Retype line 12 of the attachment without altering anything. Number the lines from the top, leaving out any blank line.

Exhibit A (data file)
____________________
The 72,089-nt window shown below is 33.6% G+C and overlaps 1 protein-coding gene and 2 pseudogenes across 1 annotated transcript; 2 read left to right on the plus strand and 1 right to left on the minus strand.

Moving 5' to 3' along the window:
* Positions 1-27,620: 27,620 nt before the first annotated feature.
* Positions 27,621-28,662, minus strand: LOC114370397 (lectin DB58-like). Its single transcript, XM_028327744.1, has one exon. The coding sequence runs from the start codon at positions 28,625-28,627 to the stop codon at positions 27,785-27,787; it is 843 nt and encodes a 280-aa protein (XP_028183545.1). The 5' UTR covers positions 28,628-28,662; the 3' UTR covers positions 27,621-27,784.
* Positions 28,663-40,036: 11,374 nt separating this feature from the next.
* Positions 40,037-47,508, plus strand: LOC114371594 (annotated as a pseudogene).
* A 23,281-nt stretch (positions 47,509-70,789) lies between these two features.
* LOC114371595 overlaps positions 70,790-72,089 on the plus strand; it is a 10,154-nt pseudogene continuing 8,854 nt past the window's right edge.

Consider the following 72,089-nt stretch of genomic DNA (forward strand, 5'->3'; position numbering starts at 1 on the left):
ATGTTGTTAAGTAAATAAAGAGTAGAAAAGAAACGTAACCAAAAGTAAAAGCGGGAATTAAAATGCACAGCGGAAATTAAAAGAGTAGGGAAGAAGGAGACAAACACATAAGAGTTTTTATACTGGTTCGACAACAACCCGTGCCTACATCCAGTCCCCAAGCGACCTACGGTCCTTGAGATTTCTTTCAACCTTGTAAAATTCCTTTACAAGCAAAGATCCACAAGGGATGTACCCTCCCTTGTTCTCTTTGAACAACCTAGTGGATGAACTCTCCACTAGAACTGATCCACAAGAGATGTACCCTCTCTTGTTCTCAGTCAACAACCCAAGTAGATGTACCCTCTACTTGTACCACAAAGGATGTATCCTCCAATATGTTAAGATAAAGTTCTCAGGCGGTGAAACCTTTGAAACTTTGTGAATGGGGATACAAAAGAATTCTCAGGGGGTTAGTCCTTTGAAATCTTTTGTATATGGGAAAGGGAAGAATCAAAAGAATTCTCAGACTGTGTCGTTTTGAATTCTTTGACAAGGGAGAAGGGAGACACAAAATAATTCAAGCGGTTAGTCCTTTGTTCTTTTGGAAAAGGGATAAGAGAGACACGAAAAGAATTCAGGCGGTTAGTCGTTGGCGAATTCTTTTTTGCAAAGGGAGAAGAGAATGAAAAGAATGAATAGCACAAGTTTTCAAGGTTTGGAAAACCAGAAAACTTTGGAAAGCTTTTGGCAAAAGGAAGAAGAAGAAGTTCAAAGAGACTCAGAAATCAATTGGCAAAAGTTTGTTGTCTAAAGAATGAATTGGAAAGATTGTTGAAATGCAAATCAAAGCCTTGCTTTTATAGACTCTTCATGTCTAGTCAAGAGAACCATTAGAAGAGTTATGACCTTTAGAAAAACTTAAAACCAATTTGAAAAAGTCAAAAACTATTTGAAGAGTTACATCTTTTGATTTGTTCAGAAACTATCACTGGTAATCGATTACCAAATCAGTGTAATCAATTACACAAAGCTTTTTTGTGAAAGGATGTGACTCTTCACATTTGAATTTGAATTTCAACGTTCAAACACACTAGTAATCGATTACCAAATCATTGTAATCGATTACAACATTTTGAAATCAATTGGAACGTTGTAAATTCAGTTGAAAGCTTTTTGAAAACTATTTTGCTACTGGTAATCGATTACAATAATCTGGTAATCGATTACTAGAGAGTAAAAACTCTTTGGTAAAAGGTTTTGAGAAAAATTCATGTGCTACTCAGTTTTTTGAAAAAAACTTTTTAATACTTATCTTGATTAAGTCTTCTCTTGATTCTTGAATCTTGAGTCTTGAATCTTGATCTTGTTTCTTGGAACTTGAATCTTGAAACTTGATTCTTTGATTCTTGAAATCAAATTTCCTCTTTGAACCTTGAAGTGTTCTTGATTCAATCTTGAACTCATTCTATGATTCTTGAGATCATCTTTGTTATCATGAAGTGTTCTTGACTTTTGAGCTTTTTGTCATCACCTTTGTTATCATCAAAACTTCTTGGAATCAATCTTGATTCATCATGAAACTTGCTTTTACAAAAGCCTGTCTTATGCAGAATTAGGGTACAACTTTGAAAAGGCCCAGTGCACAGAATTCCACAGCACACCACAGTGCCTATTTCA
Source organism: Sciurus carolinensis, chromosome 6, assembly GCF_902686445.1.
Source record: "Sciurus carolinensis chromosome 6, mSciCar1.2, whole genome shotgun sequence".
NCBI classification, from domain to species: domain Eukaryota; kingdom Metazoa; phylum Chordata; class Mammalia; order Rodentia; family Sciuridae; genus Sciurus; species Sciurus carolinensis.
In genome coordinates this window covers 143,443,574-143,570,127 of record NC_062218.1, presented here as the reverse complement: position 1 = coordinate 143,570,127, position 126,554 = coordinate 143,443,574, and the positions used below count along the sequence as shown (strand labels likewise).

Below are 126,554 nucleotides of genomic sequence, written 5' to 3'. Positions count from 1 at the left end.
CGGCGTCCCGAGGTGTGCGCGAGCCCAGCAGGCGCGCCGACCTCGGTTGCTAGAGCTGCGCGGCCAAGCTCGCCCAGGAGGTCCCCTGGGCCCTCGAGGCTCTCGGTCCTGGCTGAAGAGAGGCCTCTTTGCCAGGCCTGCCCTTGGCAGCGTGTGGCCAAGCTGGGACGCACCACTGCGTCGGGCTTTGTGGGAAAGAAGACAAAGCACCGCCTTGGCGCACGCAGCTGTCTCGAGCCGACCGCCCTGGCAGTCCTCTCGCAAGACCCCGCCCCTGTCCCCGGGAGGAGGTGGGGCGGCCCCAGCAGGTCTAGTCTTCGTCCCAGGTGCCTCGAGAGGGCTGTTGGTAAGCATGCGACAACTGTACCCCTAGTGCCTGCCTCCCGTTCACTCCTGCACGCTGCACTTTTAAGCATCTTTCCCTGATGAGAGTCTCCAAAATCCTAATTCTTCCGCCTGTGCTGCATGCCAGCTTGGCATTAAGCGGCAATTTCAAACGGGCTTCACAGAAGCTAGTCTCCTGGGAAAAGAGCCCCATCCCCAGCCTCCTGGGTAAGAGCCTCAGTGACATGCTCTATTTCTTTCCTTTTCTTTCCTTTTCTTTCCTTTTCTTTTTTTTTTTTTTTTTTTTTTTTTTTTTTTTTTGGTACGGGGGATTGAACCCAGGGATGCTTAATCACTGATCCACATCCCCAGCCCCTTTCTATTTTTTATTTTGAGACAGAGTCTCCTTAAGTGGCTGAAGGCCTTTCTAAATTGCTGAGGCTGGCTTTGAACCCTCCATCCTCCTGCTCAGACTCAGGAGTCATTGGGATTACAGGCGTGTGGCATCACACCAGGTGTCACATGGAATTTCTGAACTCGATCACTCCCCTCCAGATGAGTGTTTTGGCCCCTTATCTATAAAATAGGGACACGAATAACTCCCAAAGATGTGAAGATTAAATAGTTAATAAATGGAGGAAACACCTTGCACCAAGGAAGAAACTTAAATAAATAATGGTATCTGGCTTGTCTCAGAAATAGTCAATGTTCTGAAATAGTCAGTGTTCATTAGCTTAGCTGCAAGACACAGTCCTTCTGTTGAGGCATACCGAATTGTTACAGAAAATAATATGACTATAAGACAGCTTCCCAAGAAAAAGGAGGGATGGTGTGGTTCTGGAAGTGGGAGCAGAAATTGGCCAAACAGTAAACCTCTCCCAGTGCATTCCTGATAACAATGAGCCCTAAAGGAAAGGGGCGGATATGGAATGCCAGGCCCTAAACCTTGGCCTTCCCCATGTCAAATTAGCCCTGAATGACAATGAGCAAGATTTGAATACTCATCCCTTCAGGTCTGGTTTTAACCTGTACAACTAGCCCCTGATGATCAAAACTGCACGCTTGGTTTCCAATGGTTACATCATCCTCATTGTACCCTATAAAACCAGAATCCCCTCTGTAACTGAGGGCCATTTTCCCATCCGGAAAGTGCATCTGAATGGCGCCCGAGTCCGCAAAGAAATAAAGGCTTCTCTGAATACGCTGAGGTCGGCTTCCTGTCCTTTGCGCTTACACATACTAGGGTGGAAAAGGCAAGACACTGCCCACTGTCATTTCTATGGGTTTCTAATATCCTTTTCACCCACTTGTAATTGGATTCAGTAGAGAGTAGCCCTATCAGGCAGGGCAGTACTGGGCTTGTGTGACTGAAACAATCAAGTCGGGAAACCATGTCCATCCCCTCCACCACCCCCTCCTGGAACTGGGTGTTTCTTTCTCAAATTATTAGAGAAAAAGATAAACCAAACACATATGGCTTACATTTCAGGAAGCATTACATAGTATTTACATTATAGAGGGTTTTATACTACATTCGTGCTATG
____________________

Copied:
Source record: "Sciurus carolinensis chromosome 6, mSciCar1.2, whole genome shotgun sequence".